Implementing this reform could also help China avoid the hiccups experienced by Japan’s economy during its SOE reform of the 1990s. “Japan was often criticised for keeping the capacity of companies for too long. However, one of Japan’s biggest mistakes was to try to kill the bubble totally after the bubble burst. In that case, Japan might have needed a more gradual, accommodative monetary policy,” says Mr Nakao. 

China’s impact on Asia

The adjustment to China’s economy is contributing heavily to the slowing of GDP growth and squeezing Chinese demand for commodities and imports. Countries exporting to China and commodity producers, in particular, are being hurt by China’s slowdown the most. Some of them are in Asia. 

Indeed, Mongolia is one of the most dependent countries on commodity exports and Chinese demand in the world – China takes 95% of its exports, of which 83% are commodities. As a result, in 2015 the ADB granted Mongolia a $150m loan to fund short-term government revenue shortages that could have led to cuts in the state’s welfare programmes.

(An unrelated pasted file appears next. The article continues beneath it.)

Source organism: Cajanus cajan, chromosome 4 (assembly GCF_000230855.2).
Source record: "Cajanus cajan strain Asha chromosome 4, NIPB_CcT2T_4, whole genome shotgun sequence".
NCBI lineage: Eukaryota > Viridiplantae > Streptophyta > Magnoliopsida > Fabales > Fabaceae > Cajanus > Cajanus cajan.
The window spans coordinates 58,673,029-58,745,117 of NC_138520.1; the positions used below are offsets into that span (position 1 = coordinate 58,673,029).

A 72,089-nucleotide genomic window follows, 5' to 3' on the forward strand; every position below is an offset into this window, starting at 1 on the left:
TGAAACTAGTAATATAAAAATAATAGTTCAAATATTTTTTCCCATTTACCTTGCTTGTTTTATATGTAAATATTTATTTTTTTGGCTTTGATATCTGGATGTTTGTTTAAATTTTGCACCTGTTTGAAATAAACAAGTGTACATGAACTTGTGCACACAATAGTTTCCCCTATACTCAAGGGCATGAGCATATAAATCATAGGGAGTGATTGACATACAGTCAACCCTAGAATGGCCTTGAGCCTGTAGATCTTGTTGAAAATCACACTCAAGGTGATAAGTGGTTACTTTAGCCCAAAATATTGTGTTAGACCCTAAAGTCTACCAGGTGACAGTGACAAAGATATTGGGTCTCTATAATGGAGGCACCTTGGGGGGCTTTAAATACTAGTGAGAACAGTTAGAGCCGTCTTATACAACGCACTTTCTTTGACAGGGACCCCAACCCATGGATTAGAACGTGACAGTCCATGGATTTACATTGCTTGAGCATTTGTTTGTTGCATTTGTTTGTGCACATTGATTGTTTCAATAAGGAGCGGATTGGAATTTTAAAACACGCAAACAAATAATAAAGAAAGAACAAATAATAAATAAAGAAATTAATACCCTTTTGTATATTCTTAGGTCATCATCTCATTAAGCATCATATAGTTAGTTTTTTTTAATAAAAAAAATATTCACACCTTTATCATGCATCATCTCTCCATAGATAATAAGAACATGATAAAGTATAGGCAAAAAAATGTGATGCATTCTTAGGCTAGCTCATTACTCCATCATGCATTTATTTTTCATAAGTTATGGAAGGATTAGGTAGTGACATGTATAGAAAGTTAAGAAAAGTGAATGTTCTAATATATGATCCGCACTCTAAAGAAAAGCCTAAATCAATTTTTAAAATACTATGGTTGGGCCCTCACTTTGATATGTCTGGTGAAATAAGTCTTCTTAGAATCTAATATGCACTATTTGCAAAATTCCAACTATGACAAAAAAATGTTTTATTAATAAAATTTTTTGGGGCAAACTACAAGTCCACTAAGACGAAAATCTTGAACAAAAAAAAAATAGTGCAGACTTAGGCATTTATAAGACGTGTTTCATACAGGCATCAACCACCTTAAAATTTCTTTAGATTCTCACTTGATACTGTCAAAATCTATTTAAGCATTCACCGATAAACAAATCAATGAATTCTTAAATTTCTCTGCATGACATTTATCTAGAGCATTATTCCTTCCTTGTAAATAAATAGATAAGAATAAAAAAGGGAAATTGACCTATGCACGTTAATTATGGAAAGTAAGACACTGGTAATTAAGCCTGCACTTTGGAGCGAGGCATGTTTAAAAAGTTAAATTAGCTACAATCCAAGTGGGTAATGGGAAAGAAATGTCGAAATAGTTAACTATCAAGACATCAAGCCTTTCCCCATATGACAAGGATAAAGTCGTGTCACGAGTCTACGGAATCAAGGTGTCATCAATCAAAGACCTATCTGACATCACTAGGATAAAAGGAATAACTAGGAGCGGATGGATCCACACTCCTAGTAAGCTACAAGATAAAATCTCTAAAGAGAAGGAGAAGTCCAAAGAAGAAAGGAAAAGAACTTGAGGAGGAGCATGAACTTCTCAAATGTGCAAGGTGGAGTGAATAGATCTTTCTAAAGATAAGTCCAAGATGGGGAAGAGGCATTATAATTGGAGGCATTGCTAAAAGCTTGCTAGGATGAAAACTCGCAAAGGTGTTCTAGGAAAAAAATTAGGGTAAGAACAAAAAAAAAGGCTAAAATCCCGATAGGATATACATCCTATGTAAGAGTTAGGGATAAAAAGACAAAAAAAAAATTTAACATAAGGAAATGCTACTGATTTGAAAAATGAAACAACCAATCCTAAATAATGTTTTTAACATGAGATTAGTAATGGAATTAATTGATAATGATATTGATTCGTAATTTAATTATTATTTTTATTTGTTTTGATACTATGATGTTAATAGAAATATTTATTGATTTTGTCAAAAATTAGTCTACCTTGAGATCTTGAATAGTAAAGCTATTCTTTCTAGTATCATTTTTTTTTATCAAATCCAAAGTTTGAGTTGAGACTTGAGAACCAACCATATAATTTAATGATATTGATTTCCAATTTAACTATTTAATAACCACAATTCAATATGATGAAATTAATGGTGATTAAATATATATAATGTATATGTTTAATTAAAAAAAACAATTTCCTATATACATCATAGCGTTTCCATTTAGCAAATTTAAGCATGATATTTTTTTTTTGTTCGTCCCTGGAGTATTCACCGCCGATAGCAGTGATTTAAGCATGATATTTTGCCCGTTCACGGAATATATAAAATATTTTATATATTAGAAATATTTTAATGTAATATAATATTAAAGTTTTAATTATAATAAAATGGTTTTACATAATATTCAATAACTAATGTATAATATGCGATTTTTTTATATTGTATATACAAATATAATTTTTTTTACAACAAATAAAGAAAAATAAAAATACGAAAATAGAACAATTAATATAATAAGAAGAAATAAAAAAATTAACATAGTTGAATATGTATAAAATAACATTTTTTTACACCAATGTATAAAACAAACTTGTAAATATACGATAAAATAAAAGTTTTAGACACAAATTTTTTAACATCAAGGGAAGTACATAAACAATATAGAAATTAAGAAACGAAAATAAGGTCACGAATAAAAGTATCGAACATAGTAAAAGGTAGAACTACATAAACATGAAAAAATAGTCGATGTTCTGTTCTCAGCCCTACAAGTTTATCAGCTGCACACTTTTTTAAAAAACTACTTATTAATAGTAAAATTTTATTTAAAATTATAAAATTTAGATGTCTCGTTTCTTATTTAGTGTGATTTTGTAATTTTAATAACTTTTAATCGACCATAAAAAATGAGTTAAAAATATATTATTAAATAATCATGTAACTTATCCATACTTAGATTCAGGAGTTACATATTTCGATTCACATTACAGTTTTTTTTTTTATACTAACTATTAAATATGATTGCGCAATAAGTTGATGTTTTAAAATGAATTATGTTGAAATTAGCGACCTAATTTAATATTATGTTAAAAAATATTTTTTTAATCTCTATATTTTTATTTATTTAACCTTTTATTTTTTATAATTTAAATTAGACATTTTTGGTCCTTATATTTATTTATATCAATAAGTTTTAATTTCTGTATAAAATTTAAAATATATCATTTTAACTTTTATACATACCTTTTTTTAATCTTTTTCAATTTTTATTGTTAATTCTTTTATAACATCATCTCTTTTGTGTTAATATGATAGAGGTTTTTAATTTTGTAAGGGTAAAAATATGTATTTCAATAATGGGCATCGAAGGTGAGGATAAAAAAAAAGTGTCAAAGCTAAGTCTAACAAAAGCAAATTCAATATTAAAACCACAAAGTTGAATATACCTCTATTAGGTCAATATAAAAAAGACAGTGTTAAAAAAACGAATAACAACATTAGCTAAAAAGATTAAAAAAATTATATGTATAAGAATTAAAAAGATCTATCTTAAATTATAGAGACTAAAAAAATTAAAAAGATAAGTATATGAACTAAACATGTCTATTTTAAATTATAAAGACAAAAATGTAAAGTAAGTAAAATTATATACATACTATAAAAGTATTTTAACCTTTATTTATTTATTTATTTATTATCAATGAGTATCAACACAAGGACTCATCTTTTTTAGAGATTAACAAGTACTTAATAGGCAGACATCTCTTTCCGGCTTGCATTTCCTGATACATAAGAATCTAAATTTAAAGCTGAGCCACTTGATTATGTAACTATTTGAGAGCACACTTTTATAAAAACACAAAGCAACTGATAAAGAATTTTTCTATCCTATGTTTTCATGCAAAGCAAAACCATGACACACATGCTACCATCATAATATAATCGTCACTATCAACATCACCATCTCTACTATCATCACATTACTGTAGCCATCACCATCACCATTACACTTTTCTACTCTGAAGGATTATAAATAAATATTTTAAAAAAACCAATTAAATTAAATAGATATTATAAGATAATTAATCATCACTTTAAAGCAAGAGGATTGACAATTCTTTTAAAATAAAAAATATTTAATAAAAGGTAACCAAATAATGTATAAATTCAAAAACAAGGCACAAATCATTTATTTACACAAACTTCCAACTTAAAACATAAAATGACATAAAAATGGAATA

But Mr Nakao underscores that other parts of the region are growing strongly, despite China’s economic slowdown. “It is normal for us to pay attention to China’s slowdown after benefiting from Chinese high growth in the wake of the global financial crisis, supported by its expansionary policies," he says. "Today, China is a key global commodity importer. But China is not the only story in Asia. In terms of aggregate numbers, developing Asia might be slowing down because of the mere weight of China’s economy, but we shouldn’t forget there are countries, especially in south Asia and south-east Asia, that are growing fast.”